Author Topic: Problem 1  (Read 9937 times)

Levon Avanesyan

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Problem 1
« on: October 29, 2012, 12:14:01 PM »
In C part, shouldn't it be sinh(ηx) instead of sin(ηx)?

Victor Ivrii

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Re: Problem 1
« Reply #1 on: October 29, 2012, 12:29:42 PM »
In C part, shouldn't it be sinh(ηx) instead of sin(ηx)?

Yes, thanks

Hanqing Liu

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Re: Problem 1
« Reply #2 on: October 30, 2012, 07:22:56 PM »
In part a and b, does the word "exceptional" just mean where the expansion is not defined?

Victor Ivrii

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Re: Problem 1
« Reply #3 on: October 30, 2012, 07:30:00 PM »
In part a and b, does the word "exceptional" just mean where the expansion is not defined?

You need to figure out what does it mean--but solving the problem it will pop up obviously

Djirar

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Re: Problem 1
« Reply #4 on: October 30, 2012, 07:42:37 PM »
Do you want the solution in the complex form or real form of the Fourier series?

Victor Ivrii

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Re: Problem 1
« Reply #5 on: October 30, 2012, 07:48:06 PM »
Do you want the solution in the complex form or real form of the Fourier series?

Real is preferable  where we consider even and odd functions on $[-l,l]$. Otherwise does not matter.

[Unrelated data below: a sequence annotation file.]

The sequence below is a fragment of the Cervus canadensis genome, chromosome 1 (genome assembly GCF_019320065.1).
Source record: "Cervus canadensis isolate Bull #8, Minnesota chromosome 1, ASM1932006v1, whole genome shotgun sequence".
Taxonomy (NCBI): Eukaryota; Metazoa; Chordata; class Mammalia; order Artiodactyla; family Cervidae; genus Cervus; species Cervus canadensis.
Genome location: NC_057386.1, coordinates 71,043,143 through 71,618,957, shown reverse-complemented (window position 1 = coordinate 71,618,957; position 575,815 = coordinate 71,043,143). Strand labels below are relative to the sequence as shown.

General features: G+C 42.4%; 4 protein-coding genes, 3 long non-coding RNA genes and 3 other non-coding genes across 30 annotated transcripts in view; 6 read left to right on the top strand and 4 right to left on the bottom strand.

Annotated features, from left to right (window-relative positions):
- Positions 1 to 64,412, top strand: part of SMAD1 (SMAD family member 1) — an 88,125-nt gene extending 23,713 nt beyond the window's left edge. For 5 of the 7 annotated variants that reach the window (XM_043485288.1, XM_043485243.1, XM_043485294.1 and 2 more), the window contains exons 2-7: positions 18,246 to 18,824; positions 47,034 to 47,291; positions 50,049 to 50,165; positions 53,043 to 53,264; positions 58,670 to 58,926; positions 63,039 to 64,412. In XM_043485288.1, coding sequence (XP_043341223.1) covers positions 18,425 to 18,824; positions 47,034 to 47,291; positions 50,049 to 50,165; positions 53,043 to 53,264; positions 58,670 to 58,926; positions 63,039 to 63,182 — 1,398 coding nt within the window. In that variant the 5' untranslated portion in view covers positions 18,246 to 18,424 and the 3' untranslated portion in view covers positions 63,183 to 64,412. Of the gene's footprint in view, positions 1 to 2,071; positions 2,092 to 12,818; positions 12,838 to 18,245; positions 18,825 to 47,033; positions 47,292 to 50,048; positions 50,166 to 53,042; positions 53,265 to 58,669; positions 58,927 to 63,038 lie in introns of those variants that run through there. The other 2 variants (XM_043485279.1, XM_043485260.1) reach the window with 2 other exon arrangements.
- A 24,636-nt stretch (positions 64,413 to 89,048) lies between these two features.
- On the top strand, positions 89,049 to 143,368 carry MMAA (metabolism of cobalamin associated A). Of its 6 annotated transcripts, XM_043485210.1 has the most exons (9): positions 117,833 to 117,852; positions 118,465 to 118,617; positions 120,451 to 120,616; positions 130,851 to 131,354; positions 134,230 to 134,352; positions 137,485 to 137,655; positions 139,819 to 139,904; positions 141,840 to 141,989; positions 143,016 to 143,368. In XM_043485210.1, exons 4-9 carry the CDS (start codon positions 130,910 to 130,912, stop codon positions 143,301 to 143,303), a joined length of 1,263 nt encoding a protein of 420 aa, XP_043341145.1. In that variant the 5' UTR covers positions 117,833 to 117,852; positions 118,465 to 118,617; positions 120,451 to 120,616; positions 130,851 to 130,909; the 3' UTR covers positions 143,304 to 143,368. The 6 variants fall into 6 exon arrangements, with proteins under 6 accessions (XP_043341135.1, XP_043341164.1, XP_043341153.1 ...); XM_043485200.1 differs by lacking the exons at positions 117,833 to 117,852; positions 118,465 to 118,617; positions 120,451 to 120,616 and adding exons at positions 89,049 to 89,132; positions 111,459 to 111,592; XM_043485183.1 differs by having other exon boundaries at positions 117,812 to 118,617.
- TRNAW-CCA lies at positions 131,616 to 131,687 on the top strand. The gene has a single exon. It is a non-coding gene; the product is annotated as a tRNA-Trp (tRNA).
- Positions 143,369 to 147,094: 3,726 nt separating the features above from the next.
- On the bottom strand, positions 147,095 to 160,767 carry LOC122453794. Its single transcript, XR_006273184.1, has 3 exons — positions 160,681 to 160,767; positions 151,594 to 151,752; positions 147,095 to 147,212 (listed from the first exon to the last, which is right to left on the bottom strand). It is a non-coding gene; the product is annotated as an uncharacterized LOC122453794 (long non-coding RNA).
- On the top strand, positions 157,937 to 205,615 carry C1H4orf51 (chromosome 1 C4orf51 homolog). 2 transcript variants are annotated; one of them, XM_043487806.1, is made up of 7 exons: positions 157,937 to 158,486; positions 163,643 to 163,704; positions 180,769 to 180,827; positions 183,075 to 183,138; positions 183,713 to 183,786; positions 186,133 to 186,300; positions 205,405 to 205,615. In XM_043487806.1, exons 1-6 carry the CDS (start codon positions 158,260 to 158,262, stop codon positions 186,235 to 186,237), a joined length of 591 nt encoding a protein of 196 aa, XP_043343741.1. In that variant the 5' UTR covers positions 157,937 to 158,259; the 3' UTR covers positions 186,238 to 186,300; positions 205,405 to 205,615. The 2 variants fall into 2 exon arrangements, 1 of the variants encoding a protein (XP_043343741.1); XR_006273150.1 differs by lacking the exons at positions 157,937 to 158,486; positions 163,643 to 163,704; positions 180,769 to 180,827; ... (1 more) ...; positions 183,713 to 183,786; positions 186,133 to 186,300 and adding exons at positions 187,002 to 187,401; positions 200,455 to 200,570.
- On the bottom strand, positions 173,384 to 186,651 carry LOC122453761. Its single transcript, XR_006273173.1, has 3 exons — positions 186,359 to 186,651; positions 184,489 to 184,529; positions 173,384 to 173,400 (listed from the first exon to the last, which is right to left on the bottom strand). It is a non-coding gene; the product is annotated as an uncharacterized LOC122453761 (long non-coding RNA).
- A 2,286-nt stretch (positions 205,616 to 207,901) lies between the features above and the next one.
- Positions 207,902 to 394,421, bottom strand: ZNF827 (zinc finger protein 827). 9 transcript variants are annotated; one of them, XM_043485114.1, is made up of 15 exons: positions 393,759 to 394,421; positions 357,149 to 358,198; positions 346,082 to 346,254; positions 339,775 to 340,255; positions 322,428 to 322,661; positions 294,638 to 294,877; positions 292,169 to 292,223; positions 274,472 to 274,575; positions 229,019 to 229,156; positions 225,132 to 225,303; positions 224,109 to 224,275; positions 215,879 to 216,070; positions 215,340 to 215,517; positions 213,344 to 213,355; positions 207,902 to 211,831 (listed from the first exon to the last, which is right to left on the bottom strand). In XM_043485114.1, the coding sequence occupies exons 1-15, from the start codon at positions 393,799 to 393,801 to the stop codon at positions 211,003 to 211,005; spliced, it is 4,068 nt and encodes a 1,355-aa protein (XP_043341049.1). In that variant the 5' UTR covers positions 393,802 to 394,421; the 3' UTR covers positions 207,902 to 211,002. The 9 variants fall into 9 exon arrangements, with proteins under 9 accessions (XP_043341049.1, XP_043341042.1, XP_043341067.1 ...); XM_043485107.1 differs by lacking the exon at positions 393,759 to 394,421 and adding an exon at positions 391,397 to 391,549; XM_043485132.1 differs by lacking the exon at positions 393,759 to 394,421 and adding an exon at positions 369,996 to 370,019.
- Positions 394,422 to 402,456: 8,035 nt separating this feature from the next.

We are talking here about full F.s. only

Jinchao Lin

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Re: Problem 1
« Reply #6 on: October 31, 2012, 02:07:42 AM »
in part a, it seems that if we want the expansion to be real domain, the only way we can do is first manipulate in complex domain by the exponential expansion, then use Euler formula to convert into real domain? Because there is no integral formula for $\int sin(x)exp(x)$

Ian Kivlichan

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Re: Problem 1
« Reply #7 on: October 31, 2012, 02:27:03 AM »
Jinchao: you can integrate (e^x)sin(x) by parts. Set u = e^x, dv = sinx dx, and go through. You'll have to integrate by parts a second time, but you'll end up with (e^x)sinx integrals on both sides. Hope that helps! :)

Victor Ivrii

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Re: Problem 1
« Reply #8 on: October 31, 2012, 07:48:02 AM »
Jinchao: you can integrate (e^x)sin(x) by parts. Set u = e^x, dv = sinx dx, and go through. You'll have to integrate by parts a second time, but you'll end up with (e^x)sinx integrals on both sides. Hope that helps! :)